Looking at these results, one can't help but think that the Atom could be an astoundingly power-efficient processor when coupled with a chipset and platform with a lower power use floor. Intel, of course, has such things in the works for other markets.
This is why most current netbooks have mediocre 2 to 2.5 hour battery life -- unless you pick up the mongo extra-large extended batteries, which of course increase size and weight.
I hooked up my trusty old kill-a-watt to my wife's netbook and measured almost no difference at all in power consumption between idle and full Prime 95 load. Intel's Atom CPU is truly astonishingly efficient -- a feat all the more impressive when you realize that on most laptops the CPU is, by far, the number one consumer of power. On our netbook, only 1 or 2 watts of the total ~25 watt idle power draw is attributable to the CPU, a tiny fraction of the overall power consumption. I tried turning off wireless and dimming the screen, but I couldn't get the power draw floor below 18 watts -- that's all attributable to the chipset.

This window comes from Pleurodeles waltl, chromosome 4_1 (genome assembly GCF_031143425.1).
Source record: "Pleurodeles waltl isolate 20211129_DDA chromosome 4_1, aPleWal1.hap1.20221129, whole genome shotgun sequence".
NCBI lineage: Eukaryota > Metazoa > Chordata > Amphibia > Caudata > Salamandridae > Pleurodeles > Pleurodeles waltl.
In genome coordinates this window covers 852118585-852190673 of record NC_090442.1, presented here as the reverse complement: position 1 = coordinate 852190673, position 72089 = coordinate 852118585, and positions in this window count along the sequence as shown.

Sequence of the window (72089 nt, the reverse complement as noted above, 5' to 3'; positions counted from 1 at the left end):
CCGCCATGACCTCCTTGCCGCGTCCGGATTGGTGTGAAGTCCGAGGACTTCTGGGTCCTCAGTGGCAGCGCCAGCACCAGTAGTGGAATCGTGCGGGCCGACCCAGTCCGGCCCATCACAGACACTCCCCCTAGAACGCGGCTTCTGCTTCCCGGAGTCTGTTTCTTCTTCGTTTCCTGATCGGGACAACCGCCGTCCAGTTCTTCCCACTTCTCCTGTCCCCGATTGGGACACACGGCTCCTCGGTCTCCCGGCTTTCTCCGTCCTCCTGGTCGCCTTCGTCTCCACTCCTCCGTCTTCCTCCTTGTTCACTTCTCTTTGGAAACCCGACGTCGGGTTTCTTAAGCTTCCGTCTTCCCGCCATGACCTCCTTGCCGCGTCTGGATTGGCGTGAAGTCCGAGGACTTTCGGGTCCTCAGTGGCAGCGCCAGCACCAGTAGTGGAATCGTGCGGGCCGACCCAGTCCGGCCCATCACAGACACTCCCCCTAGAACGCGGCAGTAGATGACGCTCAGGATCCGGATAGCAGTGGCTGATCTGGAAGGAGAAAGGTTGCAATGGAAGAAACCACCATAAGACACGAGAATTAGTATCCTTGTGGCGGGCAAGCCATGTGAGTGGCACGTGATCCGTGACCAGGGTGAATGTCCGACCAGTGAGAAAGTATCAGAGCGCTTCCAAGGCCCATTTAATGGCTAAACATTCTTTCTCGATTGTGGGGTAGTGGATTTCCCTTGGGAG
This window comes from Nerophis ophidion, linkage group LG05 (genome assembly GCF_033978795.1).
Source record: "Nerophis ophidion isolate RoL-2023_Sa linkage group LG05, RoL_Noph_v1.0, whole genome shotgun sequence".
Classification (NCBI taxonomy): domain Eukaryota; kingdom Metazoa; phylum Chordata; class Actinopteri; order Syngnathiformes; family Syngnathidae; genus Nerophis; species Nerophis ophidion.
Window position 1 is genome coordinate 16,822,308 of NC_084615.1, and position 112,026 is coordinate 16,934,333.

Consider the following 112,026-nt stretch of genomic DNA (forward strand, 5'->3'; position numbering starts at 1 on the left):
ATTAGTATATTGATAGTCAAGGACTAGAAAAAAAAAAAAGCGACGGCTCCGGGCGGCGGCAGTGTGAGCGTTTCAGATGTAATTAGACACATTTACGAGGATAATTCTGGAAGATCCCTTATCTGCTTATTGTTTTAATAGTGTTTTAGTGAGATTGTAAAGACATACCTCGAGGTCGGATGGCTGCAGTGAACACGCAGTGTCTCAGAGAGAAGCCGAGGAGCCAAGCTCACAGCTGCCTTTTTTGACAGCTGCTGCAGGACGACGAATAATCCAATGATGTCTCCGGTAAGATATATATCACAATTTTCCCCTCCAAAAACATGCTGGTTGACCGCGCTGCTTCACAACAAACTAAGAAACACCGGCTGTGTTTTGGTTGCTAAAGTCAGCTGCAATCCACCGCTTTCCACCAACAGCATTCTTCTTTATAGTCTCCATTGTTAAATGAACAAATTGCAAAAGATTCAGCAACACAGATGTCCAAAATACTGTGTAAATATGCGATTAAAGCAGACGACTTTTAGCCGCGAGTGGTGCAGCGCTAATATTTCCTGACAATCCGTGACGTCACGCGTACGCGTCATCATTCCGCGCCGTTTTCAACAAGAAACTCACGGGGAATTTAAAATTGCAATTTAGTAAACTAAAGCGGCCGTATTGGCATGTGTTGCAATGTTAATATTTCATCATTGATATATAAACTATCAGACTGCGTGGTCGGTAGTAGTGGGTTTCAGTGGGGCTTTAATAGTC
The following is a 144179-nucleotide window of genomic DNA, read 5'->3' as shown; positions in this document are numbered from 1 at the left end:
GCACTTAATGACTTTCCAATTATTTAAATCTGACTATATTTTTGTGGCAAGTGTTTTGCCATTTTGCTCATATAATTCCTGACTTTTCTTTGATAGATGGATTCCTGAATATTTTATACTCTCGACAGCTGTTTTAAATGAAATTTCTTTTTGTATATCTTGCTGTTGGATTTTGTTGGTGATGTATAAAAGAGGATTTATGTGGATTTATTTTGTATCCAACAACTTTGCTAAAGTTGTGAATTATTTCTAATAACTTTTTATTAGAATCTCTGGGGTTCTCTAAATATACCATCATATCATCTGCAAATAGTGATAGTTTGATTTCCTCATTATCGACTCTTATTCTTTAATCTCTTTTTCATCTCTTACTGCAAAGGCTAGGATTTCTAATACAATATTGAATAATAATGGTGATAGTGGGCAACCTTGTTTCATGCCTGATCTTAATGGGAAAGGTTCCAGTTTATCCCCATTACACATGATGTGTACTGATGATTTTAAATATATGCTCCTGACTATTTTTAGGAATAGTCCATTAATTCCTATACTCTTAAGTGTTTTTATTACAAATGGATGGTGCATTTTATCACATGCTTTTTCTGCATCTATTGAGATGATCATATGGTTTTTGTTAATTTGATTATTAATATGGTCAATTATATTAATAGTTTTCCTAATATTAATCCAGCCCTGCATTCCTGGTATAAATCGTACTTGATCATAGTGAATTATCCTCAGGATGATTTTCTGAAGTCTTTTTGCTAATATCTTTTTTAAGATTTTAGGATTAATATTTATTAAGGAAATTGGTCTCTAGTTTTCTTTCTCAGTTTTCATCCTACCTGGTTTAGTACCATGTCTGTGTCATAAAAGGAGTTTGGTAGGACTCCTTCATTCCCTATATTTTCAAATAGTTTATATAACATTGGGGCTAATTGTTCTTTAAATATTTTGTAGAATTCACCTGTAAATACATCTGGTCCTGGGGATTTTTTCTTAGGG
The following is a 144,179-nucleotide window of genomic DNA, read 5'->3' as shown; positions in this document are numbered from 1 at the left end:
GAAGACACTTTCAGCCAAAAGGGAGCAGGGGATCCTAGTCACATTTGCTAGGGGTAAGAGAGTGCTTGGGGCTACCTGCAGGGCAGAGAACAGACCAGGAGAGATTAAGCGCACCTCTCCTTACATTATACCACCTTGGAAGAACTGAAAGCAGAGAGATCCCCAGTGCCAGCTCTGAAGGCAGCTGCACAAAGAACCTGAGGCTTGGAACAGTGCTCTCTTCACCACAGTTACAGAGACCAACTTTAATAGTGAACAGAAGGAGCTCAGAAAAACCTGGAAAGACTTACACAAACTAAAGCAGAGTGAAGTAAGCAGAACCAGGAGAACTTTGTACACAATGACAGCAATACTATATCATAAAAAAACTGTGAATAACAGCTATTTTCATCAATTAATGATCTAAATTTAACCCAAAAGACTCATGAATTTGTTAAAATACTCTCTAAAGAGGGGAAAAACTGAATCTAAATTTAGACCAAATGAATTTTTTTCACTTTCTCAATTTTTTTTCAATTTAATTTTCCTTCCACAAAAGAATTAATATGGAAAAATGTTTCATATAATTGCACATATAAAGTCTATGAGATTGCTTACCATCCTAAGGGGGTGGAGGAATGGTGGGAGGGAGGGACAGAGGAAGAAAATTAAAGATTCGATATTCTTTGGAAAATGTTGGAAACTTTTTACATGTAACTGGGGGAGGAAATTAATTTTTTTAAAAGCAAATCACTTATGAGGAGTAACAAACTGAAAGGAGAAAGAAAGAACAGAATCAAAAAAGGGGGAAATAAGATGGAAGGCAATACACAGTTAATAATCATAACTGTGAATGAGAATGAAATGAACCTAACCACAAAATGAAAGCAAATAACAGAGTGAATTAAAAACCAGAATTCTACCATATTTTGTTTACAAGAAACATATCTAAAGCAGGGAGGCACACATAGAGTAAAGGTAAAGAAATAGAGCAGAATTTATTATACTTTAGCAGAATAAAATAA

Intel did a fantastic job on the Atom CPU, but they completely phoned it in on the chipset. The next generation of netbooks with more power efficient chipsets should easily double battery life. No question.
I think netbooks will be as revolutionary as Kay originally predicted with his DynaBook concept. Though we have only seen the beginning of this trend, I'm not sure the big players really understand how much these early netbooks have already changed the game. It'll probably take several more years for the rest of the market to catch on.